Peace and innovation

Peace and innovation must be intertwined. Peace diplomacy has to adapt to social and scientific progress.

Former president Shimon Peres (photo credit: EREZ HARODI - OSIM TSILUM)
Former president Shimon Peres
(photo credit: EREZ HARODI - OSIM TSILUM)
Today, June 9th 2016, we celebrate the inauguration of the Israeli Center of Innovation within the Peres Center for Peace.
Peace, as seen by Israel’s foremost statesman and the architect of the Oslo accords, Shimon Peres, needs to benefit the people, not the governments. As it is a profound transition, it is initially never popular, yet requires the populace’s participation in the process.
Peace needs to be participatory, based on courageous decisions, the legitimacy of the people, and innovation.
Peres’ underlying value in peace-making is that all people are equal. Without equality between us and our Palestinian neighbors, between two states, there will never be peace. Peres’ approach is innovative in this and other aspects. As in all fields, he divorces past habits and is fascinated by the future, to which he wishes to contribute. An architect of peace, who continues to innovate.
Peace and innovation must be intertwined. Peace diplomacy has to adapt to social and scientific progress.
Peace made in the spirit of the Cold War and 20th century nationalism will fail.
This pertains to the many important fields that characterize Peres’ work today: • Science and technology, which today know no borders.
They demand of governments and societies to be part of a globalized world, to provide for good higher education and to create technology-based employment for the young. From a start-up nation to a start-up region. This, in the eyes of Peres, is an opportunity for Israel. Our economy is based on know-how, not on natural resources. We can and should share this with our neighbors for the stability of the region as well as for the sake of Israel’s security and well-being. In this vein, technological incubators for talented students, modeled after our universities, can be exported through multinational hi-tech companies to Arab universities.
• The involvement of private companies in peace building – global companies are the new empires; the Facebook one has 1.4 billion global “citizens” (users). The companies have an interest in a higher standard of living, better infrastructure and good education in their markets, which today reach all continents.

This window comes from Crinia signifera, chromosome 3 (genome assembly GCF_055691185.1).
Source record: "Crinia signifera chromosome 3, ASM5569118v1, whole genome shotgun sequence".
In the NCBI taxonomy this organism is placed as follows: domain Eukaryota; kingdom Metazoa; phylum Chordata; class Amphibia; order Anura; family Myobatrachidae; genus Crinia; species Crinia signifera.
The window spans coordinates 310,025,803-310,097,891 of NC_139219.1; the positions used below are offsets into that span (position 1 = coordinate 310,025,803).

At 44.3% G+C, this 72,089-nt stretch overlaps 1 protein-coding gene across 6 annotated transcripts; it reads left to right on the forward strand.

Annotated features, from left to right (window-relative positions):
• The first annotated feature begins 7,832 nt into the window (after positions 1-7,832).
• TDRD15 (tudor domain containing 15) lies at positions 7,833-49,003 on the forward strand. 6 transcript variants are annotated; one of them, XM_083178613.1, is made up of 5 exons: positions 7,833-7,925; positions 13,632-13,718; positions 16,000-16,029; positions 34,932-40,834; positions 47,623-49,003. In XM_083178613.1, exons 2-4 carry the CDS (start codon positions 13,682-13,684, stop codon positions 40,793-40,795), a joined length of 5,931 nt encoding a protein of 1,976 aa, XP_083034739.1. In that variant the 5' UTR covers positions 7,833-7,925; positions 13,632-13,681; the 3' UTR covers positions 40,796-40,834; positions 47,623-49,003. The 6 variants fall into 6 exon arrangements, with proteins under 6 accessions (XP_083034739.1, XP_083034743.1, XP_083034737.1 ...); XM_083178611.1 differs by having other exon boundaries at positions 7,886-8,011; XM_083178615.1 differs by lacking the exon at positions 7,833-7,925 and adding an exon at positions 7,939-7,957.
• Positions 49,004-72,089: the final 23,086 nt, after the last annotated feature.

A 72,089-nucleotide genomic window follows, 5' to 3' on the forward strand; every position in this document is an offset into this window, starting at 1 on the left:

In Peres’ view, these companies should be asked to partake in the efforts to stabilize a Middle East of over 420 million inhabitants, to foster education and capacity building of young people and develop interconnectivity between young Israelis and Arabs across the region’s divides. This will lead with time to a desire for coexistence and greater social openness. Peres engages on an ongoing basis with many of the most brilliant chairpersons and CEOs of tech companies for the good of economic prosperity and peace of the region.
Many see in him a mentor of modern international relations and the region.
• Online education – technology can bring via Internet the best academic education to young people in our region, through their mobile phones. The highest need of youth of our region is to acquire the skills and values that come with higher education. Through the Internet, you can sit in your home in Hebron, Marrakesh, Cairo or Tel Aviv and participate in the best online courses in technology, computer software, gender equality or journalism.
This not only leads to better skills for future employment, but also to more open minds toward a globalized world and to new interconnectivity between Arab and Israeli youth.
• Public diplomacy – peace needs to be democratized.
Diplomacy, in Peres’ view, has to move from the corridors of foreign ministries, ballrooms and cocktail parties into attracting the hearts and minds of young people, especially in our region where 65 percent of the population is under the age of 30 and increasingly accessing the Internet and mobile phones. This can be done today on a massive scale through social networks, which extend beyond geographic borders.